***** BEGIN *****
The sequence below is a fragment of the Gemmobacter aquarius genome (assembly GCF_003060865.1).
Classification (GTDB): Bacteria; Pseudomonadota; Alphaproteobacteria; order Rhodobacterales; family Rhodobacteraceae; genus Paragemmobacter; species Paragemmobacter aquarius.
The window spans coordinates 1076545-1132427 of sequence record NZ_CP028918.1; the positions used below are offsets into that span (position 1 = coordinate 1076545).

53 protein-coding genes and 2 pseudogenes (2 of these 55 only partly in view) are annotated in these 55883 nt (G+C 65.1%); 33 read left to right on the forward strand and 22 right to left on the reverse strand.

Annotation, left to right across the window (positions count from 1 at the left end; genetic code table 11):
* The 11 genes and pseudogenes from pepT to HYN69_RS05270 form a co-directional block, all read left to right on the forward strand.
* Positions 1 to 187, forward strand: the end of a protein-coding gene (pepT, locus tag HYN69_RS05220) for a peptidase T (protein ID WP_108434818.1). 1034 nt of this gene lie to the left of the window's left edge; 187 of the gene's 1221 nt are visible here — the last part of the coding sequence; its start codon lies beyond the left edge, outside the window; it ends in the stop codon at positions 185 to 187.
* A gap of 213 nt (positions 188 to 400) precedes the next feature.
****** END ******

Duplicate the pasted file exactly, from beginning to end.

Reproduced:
The sequence below is a fragment of the Gemmobacter aquarius genome (assembly GCF_003060865.1).
Classification (GTDB): Bacteria; Pseudomonadota; Alphaproteobacteria; order Rhodobacterales; family Rhodobacteraceae; genus Paragemmobacter; species Paragemmobacter aquarius.
The window spans coordinates 1076545-1132427 of sequence record NZ_CP028918.1; the positions used below are offsets into that span (position 1 = coordinate 1076545).

53 protein-coding genes and 2 pseudogenes (2 of these 55 only partly in view) are annotated in these 55883 nt (G+C 65.1%); 33 read left to right on the forward strand and 22 right to left on the reverse strand.

Annotation, left to right across the window (positions count from 1 at the left end; genetic code table 11):
* The 11 genes and pseudogenes from pepT to HYN69_RS05270 form a co-directional block, all read left to right on the forward strand.
* Positions 1 to 187, forward strand: the end of a protein-coding gene (pepT, locus tag HYN69_RS05220) for a peptidase T (protein ID WP_108434818.1). 1034 nt of this gene lie to the left of the window's left edge; 187 of the gene's 1221 nt are visible here — the last part of the coding sequence; its start codon lies beyond the left edge, outside the window; it ends in the stop codon at positions 185 to 187.
* A gap of 213 nt (positions 188 to 400) precedes the next feature.